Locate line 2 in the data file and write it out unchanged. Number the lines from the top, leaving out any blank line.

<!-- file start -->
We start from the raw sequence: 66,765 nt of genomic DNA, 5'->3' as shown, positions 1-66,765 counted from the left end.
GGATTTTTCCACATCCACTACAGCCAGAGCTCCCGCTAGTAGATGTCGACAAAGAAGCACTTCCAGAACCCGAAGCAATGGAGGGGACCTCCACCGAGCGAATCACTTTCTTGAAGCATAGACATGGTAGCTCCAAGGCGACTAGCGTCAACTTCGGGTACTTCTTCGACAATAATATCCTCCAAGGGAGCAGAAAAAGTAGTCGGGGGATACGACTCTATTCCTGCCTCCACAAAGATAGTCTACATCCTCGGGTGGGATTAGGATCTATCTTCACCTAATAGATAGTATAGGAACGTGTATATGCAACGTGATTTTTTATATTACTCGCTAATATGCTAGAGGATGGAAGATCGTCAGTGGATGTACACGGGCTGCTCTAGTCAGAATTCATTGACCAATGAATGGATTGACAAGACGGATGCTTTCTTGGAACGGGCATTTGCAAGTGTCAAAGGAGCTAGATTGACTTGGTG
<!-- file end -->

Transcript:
GGATTTTTCCACATCCACTACAGCCAGAGCTCCCGCTAGTAGATGTCGACAAAGAAGCACTTCCAGAACCCGAAGCAATGGAGGGGACCTCCACCGAGCGAATCACTTTCTTGAAGCATAGACATGGTAGCTCCAAGGCGACTAGCGTCAACTTCGGGTACTTCTTCGACAATAATATCCTCCAAGGGAGCAGAAAAAGTAGTCGGGGGATACGACTCTATTCCTGCCTCCACAAAGATAGTCTACATCCTCGGGTGGGATTAGGATCTATCTTCACCTAATAGATAGTATAGGAACGTGTATATGCAACGTGATTTTTTATATTACTCGCTAATATGCTAGAGGATGGAAGATCGTCAGTGGATGTACACGGGCTGCTCTAGTCAGAATTCATTGACCAATGAATGGATTGACAAGACGGATGCTTTCTTGGAACGGGCATTTGCAAGTGTCAAAGGAGCTAGATTGACTTGGTG